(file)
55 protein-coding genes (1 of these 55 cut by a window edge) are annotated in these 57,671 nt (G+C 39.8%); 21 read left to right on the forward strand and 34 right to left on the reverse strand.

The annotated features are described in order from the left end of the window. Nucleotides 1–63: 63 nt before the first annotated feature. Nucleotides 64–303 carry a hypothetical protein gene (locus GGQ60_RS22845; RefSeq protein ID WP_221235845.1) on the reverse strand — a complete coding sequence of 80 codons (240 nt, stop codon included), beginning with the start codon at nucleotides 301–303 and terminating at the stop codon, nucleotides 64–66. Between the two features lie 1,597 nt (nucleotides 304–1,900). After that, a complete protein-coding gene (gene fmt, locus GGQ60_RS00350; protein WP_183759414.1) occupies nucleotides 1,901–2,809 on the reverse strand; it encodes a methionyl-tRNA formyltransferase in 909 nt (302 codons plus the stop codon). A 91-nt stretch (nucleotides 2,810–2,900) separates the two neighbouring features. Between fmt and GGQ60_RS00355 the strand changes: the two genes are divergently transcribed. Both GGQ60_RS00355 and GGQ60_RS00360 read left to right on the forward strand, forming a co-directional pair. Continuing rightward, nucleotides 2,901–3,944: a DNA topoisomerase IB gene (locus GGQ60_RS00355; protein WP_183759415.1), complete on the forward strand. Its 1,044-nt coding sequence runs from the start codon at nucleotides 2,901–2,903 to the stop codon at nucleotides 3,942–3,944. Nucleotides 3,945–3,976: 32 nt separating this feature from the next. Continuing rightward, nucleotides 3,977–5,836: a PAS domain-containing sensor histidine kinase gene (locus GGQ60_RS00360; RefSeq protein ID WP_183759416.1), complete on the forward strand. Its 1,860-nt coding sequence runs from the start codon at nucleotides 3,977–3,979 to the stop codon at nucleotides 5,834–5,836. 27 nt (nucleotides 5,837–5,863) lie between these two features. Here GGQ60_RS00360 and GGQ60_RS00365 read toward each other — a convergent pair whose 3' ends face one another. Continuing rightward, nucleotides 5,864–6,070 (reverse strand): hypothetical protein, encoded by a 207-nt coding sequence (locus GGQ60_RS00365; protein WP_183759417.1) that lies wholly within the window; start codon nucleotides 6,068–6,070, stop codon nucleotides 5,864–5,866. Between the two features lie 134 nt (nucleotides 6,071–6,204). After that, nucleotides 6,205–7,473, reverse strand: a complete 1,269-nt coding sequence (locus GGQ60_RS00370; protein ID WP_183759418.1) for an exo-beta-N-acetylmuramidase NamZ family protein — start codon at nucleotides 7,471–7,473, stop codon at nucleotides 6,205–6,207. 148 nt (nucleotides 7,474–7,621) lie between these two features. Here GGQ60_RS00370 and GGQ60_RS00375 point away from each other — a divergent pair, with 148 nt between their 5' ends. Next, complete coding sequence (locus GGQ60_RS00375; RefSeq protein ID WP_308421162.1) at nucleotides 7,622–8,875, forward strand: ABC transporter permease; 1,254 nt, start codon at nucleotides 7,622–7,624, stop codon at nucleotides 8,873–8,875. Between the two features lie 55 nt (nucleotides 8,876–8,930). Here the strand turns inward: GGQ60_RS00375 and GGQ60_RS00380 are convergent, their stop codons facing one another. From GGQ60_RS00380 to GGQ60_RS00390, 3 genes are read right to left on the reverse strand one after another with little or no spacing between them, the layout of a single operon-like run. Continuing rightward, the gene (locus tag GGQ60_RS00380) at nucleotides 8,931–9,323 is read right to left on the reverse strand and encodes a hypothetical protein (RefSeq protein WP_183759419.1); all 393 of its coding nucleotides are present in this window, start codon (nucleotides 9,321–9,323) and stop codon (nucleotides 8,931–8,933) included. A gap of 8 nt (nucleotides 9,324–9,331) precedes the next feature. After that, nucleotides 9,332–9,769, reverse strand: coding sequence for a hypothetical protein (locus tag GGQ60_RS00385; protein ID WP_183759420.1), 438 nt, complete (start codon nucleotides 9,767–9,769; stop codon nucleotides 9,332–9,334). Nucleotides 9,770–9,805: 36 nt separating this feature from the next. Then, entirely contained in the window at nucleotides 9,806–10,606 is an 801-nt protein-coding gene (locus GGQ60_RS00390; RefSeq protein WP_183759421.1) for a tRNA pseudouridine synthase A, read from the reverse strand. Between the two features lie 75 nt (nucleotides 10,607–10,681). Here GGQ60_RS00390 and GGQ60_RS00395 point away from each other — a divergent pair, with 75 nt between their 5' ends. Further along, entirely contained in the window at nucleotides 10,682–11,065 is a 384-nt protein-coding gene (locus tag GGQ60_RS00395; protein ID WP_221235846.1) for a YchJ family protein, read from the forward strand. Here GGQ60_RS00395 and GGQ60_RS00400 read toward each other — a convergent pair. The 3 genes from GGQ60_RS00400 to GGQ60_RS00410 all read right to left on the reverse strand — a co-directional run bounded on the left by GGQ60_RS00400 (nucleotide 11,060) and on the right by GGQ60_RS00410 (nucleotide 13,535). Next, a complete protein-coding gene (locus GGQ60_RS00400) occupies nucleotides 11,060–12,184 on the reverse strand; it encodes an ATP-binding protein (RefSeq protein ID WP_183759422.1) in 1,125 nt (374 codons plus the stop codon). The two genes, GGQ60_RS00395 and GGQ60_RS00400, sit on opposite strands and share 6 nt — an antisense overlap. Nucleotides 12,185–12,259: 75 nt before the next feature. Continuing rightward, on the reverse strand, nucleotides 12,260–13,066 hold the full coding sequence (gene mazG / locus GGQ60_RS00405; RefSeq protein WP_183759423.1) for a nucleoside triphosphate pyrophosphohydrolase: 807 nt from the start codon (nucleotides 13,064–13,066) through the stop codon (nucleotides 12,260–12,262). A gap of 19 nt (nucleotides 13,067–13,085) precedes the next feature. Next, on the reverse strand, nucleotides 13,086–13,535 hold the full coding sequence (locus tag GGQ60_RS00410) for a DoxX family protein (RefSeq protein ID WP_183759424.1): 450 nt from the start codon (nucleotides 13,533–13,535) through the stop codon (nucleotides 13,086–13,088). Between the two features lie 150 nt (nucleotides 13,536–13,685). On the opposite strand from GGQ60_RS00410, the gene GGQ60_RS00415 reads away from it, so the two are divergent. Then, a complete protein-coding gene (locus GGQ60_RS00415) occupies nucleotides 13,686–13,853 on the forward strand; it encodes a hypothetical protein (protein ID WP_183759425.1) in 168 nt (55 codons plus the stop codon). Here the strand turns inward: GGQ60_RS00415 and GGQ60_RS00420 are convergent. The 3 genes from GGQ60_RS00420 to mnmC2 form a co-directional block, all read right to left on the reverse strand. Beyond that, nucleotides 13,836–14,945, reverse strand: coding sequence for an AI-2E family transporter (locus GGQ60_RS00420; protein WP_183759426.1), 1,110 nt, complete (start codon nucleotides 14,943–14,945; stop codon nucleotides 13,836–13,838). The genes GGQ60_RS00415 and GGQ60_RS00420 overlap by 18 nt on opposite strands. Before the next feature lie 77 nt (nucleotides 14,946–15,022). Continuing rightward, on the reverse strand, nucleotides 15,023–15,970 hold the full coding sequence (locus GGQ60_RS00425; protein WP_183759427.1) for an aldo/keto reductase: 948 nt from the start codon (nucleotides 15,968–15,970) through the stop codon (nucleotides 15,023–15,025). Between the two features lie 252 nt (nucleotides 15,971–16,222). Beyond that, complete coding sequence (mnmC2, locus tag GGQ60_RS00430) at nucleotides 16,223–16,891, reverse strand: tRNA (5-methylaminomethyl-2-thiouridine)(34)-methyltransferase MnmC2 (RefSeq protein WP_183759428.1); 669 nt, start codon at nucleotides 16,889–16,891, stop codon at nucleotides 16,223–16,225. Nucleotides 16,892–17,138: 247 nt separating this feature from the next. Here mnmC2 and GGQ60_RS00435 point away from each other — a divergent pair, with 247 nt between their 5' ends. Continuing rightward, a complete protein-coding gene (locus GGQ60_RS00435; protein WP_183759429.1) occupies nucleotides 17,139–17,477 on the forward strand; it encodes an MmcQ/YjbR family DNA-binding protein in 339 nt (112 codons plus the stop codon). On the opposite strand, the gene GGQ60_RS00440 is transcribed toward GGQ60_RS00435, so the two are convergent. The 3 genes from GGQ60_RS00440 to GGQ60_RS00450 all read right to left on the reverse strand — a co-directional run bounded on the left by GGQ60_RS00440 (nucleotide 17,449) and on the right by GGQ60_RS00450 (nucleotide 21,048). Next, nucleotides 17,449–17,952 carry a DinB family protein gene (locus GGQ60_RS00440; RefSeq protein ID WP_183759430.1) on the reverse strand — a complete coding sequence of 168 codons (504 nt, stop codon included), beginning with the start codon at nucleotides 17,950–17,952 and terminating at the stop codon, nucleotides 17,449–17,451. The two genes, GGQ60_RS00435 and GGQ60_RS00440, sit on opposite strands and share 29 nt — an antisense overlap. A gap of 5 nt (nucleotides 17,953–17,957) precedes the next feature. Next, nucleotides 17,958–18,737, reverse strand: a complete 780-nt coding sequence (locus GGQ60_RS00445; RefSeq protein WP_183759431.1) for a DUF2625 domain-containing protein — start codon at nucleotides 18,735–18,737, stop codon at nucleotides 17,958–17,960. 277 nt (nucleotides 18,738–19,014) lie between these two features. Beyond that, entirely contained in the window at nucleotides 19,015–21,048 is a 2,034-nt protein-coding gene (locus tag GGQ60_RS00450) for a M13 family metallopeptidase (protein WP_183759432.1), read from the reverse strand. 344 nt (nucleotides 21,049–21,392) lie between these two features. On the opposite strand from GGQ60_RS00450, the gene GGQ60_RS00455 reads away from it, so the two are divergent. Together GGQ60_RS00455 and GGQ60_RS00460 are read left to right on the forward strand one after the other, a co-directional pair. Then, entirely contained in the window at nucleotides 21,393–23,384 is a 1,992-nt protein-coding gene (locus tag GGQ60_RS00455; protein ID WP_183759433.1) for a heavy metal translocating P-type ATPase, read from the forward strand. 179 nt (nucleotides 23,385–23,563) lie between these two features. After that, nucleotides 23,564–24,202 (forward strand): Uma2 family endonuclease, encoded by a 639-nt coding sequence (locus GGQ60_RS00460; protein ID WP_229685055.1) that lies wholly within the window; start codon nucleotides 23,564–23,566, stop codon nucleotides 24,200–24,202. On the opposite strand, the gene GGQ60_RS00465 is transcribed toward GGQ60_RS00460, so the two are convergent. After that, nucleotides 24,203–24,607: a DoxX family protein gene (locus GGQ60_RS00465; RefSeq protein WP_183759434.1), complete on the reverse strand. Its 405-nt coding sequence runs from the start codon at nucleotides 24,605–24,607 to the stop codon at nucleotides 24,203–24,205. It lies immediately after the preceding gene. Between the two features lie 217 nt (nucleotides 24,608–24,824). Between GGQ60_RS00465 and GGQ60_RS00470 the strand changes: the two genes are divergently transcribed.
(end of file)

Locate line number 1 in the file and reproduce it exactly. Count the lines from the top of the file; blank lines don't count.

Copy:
55 protein-coding genes (1 of these 55 cut by a window edge) are annotated in these 57,671 nt (G+C 39.8%); 21 read left to right on the forward strand and 34 right to left on the reverse strand.